In addition to this little bit of nonsense brought in from time to time, we are also introduced to a party of three workers - who were Irish immigrants and the dialogue titles seem to confirm this. The trio is "led" by J. Farrell MacDonald who had the knack of being able to raise one eyebrow - the others are Francis Powers and Jim Welch.

The "Injuns" are a bit of a bother and we see scenes of them attacking the railroad builders from time to time - leading to a big battle towards the end of the picture. Another part of the story has a crooked property owner trying to divert the track laying to property he owns so he can make a profit. Yes my son, they were just as bad in them old days.

George's love interest is engaged to another bloke - a Mr. Jesson (Cyril Chadwick) - who is a surveyor for the railroad company - but he is a bit of a twerp as he agrees to do a bit of dirty business for the property owner in exchange for a pile of the folding stuff - but - he gets his come comeuppance naturally as the picture has to end happily ever after.

This is quite a long picture, but it is skillfully put together by John Ford. There is quite a bit of detail which I suppose could have been glossed over - but it is interesting in consideration of the historical aspect. Two of the actual locomotives of the time were used in the film. It held my attention throughout and apart from the excitement in a lot of the scenes which is engrossing, I was quite amused by those parts that formed the comedy element.
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Re: What's The Last Silent Movie You Watched? [2017]

PostFri Aug 11, 2017 11:25 pm

Got around to watching two more films from Flicker Alley's Early Women Filmmakers set the other night, both rather short but roughly feature-length. The first was a silent, the second was a talkie but with some long silent sections and a music score.

LA SOURIANTE MME. BEUDET (1922) (THE SMILING MADAME BEUDET) ***
Germaine Dulac’s very interestingly made but not terribly compelling story of a depressed upper middle-class French housewife dissatisfied with her life and seemingly workaholic, controlling husband is especially notable for the visuals presenting her state of mind. The film's title appears to be mainly ironic and the story takes place over only a couple of days. At 43 minutes the movie packs a lot of psychological study within a quick enough period not to wear out its welcome. The Blu-ray in Flicker Alley's "Early Women Filmmakers" set is a very good transfer of what looks like either a good 16mm print or a softish 35mm preservation dupe with minor wear. The piano score by Judith Rosenberg is good but should have included themes from Bizet's FAUST and Chopin at appropriate times during the film to match what's on screen.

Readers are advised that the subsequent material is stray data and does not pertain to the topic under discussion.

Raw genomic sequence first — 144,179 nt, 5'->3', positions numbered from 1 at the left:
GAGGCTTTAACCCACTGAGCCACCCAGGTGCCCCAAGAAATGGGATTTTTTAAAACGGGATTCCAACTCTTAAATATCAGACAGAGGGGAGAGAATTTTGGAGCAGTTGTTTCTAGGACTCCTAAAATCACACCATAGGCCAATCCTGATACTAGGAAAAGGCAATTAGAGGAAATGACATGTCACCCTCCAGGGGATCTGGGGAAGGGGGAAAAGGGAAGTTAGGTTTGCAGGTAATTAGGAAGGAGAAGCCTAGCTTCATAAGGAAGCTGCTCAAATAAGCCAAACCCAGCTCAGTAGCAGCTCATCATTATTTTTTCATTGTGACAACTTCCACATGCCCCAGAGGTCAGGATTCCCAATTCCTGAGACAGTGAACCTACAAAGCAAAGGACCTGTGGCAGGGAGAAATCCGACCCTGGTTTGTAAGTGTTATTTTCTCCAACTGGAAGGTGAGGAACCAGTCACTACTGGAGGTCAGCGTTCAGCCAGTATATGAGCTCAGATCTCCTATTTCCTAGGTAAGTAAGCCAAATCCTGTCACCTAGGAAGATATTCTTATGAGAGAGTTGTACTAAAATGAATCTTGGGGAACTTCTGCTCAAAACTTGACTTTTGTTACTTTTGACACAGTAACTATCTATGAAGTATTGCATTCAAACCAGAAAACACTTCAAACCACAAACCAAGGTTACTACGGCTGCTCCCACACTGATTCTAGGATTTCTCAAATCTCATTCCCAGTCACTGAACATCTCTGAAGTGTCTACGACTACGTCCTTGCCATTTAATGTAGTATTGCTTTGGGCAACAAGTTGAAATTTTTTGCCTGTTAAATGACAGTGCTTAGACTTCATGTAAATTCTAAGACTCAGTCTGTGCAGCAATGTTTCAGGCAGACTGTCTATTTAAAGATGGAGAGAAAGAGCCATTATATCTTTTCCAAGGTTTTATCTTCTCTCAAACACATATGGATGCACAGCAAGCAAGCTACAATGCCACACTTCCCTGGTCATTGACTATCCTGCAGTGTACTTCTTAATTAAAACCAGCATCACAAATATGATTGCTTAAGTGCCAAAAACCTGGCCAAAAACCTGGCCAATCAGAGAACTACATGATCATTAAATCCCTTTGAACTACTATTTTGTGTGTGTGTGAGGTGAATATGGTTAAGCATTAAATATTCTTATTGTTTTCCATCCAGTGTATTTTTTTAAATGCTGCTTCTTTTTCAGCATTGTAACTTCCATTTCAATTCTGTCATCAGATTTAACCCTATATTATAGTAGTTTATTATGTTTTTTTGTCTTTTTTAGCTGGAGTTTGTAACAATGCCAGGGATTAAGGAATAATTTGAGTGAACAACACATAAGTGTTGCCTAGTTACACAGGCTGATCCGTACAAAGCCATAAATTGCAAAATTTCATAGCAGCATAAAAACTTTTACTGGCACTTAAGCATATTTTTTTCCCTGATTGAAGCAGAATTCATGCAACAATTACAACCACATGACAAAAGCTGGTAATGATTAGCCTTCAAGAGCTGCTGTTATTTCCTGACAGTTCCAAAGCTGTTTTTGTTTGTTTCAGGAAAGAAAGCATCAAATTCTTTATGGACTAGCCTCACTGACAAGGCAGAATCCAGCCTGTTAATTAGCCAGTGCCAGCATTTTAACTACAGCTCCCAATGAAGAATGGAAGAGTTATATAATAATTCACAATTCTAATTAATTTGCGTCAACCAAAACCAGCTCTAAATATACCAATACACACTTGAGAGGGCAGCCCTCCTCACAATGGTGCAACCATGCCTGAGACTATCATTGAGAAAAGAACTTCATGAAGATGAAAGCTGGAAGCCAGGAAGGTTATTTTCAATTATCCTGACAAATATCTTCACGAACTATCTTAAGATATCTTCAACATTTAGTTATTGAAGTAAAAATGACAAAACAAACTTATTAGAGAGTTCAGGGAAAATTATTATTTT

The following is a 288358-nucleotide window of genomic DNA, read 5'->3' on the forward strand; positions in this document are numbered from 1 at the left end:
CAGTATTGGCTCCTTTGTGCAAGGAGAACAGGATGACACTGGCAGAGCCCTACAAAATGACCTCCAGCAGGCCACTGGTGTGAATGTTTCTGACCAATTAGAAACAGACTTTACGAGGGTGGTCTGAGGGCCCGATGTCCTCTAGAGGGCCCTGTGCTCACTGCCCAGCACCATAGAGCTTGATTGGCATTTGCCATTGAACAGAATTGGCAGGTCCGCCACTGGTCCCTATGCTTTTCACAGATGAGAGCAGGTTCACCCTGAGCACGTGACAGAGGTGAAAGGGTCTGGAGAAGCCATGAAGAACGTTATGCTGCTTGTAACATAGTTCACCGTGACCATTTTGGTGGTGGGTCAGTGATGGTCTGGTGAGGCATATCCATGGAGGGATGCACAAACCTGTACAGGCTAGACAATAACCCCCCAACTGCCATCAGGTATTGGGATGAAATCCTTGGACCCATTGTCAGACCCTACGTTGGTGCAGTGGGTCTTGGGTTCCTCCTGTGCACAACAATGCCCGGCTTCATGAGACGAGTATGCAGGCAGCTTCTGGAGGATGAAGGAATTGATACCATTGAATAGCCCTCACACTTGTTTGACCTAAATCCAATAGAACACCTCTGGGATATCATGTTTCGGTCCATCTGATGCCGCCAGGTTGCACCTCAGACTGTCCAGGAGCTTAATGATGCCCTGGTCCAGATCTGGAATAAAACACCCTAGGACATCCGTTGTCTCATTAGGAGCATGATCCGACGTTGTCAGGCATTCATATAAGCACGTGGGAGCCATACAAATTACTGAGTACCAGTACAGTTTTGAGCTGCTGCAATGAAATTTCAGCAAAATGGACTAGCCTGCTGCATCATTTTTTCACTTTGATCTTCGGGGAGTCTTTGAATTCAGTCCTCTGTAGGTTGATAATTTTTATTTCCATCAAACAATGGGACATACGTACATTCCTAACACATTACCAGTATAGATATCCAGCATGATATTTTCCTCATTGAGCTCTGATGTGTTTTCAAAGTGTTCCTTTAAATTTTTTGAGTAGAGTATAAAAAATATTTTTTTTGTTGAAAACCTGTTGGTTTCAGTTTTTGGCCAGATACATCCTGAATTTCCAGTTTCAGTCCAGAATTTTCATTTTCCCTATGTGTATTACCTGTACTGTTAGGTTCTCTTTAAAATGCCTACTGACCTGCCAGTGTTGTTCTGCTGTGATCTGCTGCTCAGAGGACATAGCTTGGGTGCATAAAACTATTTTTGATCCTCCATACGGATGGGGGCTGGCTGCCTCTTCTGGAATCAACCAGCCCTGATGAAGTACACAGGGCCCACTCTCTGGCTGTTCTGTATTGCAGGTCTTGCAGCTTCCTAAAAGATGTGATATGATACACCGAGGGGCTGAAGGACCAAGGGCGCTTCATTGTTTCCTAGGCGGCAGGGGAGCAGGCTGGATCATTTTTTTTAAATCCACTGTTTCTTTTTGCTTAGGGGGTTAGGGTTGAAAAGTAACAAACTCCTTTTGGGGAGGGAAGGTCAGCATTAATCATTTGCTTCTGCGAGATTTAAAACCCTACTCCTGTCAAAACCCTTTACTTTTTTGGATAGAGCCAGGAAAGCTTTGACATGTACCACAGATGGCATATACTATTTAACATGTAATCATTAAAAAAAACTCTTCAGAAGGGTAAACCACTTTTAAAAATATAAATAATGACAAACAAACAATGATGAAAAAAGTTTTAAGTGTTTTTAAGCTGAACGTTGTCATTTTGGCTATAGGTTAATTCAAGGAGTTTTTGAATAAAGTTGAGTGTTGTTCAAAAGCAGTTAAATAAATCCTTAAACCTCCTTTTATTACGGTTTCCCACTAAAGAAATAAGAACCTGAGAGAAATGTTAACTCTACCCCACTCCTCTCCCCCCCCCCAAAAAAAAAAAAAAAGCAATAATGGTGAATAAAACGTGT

LE ROI DES AULNES (1929) (THE ERLKOENIG) ***
Another interesting film in the "Early Women Filmmakers" set, this early French talkie by Marie-Louise Iribe is a visually inventive drama inspired by Goethe's famous German poem "The Erl King" and the classic Schubert song of it. The film is full of beautiful imagery with lots of superimposures and dissolves, sometimes several at once showing characters like the Erl king, fairies, and real people at different sizes, visions seen by the sick little boy followed by what his father explains they really are. Taking place over a single day and night, the film is nowhere near as emotionally affective as a good performance Schubert's artsong and tends to drag at times during its 45-minute running time, but captures the mood well. This Blu-ray transfer is from a very sharp 35mm print, although there are lots of scratches and sections of film damage and decomposition. The audio is surprisingly robust for a 1929 European recording, but naturally has the limitations of that early talkie era.